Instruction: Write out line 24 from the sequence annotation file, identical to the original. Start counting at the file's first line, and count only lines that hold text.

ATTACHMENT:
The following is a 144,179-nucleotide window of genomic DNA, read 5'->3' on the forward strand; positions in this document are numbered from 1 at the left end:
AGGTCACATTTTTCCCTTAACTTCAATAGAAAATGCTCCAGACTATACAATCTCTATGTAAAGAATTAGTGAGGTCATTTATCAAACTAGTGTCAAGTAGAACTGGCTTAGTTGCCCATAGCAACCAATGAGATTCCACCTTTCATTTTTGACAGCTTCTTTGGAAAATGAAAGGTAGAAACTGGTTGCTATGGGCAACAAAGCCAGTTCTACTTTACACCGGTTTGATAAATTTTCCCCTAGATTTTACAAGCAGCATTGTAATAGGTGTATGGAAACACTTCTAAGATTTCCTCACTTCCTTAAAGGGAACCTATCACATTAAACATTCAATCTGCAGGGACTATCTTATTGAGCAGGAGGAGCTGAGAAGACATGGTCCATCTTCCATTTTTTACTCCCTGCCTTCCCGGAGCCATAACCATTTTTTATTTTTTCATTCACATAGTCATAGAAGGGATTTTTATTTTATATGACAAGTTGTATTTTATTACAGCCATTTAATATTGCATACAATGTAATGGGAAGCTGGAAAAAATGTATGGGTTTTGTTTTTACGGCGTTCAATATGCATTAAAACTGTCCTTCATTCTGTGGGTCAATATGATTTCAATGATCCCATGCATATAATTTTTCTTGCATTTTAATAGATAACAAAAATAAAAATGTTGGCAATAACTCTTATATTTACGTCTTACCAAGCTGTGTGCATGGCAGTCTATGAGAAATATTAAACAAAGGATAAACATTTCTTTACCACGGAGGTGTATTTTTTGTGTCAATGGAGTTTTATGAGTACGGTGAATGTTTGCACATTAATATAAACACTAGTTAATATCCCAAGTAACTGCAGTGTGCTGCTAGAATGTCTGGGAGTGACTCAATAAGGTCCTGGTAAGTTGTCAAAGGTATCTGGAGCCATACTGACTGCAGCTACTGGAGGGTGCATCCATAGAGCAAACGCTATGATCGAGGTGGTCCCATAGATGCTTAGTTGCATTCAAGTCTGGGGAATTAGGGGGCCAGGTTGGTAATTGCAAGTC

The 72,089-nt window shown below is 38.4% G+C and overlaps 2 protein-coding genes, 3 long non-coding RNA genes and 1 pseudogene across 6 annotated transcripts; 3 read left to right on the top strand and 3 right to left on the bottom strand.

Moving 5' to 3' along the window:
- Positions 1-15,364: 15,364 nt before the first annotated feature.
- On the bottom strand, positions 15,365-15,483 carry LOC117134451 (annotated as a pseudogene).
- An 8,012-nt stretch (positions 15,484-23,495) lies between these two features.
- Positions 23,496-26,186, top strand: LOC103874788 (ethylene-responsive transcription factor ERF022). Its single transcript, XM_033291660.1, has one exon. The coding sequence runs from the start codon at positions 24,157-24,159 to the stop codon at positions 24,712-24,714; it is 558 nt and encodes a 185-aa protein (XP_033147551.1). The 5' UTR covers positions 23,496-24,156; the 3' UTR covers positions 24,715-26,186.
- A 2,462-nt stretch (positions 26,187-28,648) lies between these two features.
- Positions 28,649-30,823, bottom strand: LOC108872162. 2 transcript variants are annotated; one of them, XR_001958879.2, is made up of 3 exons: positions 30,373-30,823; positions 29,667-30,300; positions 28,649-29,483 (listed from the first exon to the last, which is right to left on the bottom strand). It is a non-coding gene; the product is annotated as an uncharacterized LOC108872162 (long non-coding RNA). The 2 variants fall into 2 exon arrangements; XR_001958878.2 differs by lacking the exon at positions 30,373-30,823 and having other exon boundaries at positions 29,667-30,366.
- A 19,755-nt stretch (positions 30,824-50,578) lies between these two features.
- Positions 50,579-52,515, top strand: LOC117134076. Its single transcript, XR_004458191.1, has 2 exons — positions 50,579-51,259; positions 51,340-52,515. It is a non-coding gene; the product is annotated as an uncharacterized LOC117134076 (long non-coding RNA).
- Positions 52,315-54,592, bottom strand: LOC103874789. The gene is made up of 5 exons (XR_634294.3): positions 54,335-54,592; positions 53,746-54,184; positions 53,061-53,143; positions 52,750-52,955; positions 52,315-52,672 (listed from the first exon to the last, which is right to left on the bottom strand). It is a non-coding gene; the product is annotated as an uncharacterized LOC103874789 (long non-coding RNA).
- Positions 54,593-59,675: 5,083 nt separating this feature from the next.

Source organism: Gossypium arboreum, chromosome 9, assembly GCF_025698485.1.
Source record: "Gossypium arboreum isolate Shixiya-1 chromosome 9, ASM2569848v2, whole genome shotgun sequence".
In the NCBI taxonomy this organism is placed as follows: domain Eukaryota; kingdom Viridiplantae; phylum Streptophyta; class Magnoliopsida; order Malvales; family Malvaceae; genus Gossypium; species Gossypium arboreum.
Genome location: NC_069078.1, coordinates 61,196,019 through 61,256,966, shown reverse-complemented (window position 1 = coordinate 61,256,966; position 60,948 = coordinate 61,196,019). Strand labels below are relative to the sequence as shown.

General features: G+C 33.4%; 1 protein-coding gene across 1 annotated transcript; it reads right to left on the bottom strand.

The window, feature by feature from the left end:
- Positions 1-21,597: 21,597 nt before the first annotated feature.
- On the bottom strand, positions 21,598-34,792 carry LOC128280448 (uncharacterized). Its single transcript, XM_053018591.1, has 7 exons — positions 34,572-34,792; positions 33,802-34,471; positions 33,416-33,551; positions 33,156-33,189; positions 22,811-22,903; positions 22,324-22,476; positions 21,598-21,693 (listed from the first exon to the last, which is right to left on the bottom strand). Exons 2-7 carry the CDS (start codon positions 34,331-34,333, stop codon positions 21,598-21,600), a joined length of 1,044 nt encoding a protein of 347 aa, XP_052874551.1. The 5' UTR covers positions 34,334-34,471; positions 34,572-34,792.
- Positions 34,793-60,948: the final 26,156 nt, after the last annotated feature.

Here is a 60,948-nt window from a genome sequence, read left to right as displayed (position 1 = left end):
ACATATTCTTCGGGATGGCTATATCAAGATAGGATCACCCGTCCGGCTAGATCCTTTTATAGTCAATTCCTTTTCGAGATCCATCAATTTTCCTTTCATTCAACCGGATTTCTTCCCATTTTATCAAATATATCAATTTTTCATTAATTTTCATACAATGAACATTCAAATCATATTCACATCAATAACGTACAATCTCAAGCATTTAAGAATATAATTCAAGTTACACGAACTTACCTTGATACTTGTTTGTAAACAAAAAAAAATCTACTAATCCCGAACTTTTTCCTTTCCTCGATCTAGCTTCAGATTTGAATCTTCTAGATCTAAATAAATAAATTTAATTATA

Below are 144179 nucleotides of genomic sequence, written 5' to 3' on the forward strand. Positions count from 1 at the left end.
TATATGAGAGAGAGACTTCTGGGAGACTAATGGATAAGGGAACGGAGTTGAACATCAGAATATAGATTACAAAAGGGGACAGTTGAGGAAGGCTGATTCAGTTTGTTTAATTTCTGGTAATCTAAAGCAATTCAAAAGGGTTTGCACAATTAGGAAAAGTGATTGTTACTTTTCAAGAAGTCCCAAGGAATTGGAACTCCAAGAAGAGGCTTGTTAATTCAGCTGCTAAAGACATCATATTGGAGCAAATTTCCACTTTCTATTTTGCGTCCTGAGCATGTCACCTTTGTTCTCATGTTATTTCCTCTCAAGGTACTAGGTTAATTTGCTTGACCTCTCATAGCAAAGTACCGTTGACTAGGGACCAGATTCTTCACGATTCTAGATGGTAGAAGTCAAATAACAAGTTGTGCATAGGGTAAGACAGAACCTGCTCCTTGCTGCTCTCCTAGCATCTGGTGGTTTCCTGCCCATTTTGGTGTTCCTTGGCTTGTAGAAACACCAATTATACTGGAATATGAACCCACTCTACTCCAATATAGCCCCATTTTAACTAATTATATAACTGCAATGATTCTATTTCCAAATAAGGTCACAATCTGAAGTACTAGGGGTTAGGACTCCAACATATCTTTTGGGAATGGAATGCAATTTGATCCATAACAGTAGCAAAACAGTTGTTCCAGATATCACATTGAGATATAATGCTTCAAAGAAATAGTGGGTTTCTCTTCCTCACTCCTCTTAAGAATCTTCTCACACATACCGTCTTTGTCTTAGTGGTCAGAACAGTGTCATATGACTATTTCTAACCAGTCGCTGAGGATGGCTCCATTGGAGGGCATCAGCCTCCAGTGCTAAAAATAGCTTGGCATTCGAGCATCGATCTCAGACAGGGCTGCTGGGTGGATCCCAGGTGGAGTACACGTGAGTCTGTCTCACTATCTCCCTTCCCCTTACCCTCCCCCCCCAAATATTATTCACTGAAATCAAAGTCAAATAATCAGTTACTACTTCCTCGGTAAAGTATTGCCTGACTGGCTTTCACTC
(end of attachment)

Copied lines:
Here is a 60,948-nt window from a genome sequence, read left to right as displayed (position 1 = left end):